Giving Notice to Vacate

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Information as found on NSW Fair Trading website

Giving a termination notice

Information for landlords

When you want to end the tenancy it is important that you follow the correct procedures. If you don't do this you run the risk of causing an unnecessary delay in getting back possession of your property or having to start the process all over again.

Amount of notice required

If you want the tenant to vacate you must give them a termination notice. The notice must:

  • be in writing
  • be signed and dated by you or your agent
  • be properly addressed to the tenant
  • give the day on which the residential tenancy agreement is terminated and by which the tenant is required to vacate
  • where appropriate, give the grounds/reason for the notice.

You can write your own notice or use the model termination notice provided by Fair Trading.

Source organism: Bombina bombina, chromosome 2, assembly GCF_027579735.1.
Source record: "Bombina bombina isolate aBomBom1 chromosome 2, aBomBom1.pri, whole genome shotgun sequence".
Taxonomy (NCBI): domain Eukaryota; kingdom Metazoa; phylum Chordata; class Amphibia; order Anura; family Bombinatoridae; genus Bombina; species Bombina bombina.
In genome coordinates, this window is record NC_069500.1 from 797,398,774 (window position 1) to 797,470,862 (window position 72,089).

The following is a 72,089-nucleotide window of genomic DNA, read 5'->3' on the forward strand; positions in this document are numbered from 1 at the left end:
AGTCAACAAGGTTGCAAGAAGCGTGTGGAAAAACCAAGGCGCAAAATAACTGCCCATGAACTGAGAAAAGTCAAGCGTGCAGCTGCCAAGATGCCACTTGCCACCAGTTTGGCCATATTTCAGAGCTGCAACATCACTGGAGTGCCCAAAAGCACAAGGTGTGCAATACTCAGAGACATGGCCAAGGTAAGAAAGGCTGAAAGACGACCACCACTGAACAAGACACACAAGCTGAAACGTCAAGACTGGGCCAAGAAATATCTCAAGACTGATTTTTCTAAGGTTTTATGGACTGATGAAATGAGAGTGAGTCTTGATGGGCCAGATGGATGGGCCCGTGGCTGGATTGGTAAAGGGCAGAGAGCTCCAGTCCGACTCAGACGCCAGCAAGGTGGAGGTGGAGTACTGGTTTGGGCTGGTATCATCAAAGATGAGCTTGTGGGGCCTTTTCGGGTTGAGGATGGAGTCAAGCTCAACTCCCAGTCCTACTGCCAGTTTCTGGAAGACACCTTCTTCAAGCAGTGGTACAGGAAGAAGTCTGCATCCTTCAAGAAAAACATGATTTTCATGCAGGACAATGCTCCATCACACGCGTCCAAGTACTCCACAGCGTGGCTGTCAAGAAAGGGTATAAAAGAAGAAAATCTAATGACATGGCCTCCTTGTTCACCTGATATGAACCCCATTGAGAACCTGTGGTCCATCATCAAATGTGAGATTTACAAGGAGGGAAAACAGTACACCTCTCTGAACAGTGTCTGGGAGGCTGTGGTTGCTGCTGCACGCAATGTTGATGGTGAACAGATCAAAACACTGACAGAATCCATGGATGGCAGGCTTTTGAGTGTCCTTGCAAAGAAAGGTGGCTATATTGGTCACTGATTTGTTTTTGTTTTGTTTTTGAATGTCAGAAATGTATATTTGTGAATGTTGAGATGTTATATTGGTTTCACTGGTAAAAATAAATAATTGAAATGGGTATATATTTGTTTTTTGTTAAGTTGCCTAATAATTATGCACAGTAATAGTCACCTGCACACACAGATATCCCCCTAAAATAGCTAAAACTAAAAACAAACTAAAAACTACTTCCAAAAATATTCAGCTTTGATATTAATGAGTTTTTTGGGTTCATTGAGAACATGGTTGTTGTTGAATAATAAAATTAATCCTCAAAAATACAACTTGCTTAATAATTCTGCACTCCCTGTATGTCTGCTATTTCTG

The minimum period of notice you can give the tenant to vacate is:

  • 14 days – if the tenant is 14 days or more behind with the rent or has committed some other breach of the tenancy agreement
  • 30 days – if the fixed term of the agreement is due to end
  • 30 days – if the premises have been sold after the fixed term has ended and vacant possession is required by the buyer under the terms of the sale contract
  • 90 days – if the fixed term period has expired and no new agreement has been signed.

These notice periods are designed to give tenants reasonable time to find another rental property. If they can find a property sooner they can move out at any time without having to give you any formal notice. Except where notice has been given for the end of the fixed term, the tenant's responsibility to pay rent ends from the date they hand back possession, not the end of the notice.

There is no minimum notice period required if notice is given on the grounds of:

  • the premises being destroyed or wholly or partly uninhabitable
  • ceasing to be legally usable as a residence
  • being acquired by a compulsory process (eg. by the RTA)
  • on the death of the sole tenant.

After you issue a notice you can issue another notice on a different ground if necessary. For example, if you issue 90 days notice to terminate a periodic tenancy without a reason, and the tenant then doesn't pay rent for 14 days, you can issue a nonpayment of rent notice.